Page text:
Trevor’s story

Trevor's story My name is Trevor. I used to be Binger and, before that, I was something else that I can only half remember. But right now, I'm Trevor. I remember a time when I was stuck on a chain and the chain got stuck into my neck. It bothered me a lo

My name is Trevor. I used to be Binger and, before that, I was something else that I can only half remember. But right now, I’m Trevor.

I remember a time when I was stuck on a chain and the chain got stuck into my neck. It bothered me a lot, but I felt happy inside whenever my human came out to pat me and give me something to eat.

One day, a man with gentle hands came and got me off the chain. He brought me to a concrete place that smelled of death. I stayed there for a while and they helped my neck feel better.

Then I got taken to a fun place full of barking dogs. Different people used to take me for walks there and I got to romp everyday in a big yard with lots of other dogs. People talked to me kindly and brought me bowls of food.

Then a man came and said he was going to take me home. I didn’t know him, but he seemed nice enough, so I went with him. I was happy at first, but I couldn’t understand what he wanted from me, and he started getting angry with me a lot.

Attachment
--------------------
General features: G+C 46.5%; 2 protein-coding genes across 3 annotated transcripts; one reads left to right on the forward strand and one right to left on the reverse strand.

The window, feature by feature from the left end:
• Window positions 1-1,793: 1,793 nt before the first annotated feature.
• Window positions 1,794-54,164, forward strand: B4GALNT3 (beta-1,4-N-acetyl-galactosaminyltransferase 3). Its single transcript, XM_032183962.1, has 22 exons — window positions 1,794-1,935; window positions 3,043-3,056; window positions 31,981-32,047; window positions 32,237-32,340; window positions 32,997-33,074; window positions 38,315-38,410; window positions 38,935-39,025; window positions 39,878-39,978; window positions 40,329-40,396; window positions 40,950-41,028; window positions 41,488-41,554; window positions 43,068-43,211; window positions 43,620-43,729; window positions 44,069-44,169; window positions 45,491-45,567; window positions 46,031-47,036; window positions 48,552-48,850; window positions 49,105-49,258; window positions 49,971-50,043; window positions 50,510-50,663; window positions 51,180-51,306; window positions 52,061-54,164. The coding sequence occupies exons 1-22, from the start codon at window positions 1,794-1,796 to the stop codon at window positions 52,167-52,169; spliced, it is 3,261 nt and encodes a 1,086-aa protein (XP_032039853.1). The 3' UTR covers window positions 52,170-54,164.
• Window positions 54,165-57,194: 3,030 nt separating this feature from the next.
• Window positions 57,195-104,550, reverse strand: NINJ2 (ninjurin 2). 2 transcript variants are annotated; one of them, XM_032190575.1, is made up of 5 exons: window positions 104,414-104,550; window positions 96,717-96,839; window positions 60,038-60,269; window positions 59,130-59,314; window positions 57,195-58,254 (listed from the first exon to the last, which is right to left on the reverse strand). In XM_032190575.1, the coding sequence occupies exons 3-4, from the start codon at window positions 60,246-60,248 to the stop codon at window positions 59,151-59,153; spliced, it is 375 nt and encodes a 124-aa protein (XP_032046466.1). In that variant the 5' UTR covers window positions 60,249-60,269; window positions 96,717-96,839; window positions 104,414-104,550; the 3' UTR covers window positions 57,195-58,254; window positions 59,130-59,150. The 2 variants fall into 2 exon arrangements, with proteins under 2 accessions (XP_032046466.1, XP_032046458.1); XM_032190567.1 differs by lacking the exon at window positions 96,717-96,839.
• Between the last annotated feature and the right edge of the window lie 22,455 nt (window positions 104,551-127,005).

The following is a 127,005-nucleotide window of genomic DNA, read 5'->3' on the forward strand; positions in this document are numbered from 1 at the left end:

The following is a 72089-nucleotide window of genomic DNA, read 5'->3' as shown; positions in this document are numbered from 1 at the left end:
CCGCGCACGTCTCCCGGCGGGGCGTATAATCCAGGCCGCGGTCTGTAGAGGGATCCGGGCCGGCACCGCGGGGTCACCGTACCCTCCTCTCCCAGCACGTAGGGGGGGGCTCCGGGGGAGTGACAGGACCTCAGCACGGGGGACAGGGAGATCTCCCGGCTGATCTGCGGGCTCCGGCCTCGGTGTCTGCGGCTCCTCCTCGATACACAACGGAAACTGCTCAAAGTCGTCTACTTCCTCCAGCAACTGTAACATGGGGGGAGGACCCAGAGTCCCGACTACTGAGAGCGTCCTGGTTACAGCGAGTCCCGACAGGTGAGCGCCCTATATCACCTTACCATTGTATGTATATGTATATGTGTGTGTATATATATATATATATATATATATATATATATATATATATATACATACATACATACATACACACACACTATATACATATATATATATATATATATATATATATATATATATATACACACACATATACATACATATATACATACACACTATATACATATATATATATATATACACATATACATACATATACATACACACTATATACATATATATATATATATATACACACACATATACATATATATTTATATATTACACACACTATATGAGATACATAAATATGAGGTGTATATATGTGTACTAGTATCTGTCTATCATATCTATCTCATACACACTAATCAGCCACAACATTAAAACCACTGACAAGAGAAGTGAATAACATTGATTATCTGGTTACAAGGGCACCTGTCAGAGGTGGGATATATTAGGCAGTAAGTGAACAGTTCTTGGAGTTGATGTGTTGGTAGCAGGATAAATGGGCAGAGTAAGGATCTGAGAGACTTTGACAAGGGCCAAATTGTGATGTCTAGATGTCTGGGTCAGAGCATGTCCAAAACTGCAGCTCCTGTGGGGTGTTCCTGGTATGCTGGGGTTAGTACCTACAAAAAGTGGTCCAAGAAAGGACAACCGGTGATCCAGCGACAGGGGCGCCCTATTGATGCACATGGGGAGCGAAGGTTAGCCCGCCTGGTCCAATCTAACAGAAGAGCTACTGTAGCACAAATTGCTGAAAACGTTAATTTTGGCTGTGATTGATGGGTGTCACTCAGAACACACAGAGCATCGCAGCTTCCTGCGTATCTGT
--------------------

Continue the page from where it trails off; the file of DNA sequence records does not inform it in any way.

I thought he wanted me to guard his stuff, but he got really angry when I tried to do that. I hung my head down because I was confused, but he didn’t understand. He took me back to the concrete place that smells of death. That’s where I am now.

* * *

Is this real? Of course not. Trevor can’t speak. He’ll be euthanized at the pound on Wednesday. We’ll never know his side of the story.

We humans have to do our best to try to understand and anticipate our pet’s needs. No animal comes ‘show-ready’ from anywhere, from a breeder or a rescue shelter. Dogs require consistent handling, compassionate care and training so they can understand what we want from them and behave the way we want them to. When we screw this up, it’s the dogs that pay the greatest price.

A dog isn’t like a used car that you can take to the junkyard when it fails to meet your expectations (then demand your money back from the dealer).

Unlike that faulty car, a dog will learn, if we communicate with him clearly and teach him how we want him to behave. We can’t expect him to know what we want from the start.

Goodbye, Trevor. Your happiness was so short-lived. I’m so sorry we let you down.

Rachel Westfall

Whitehorse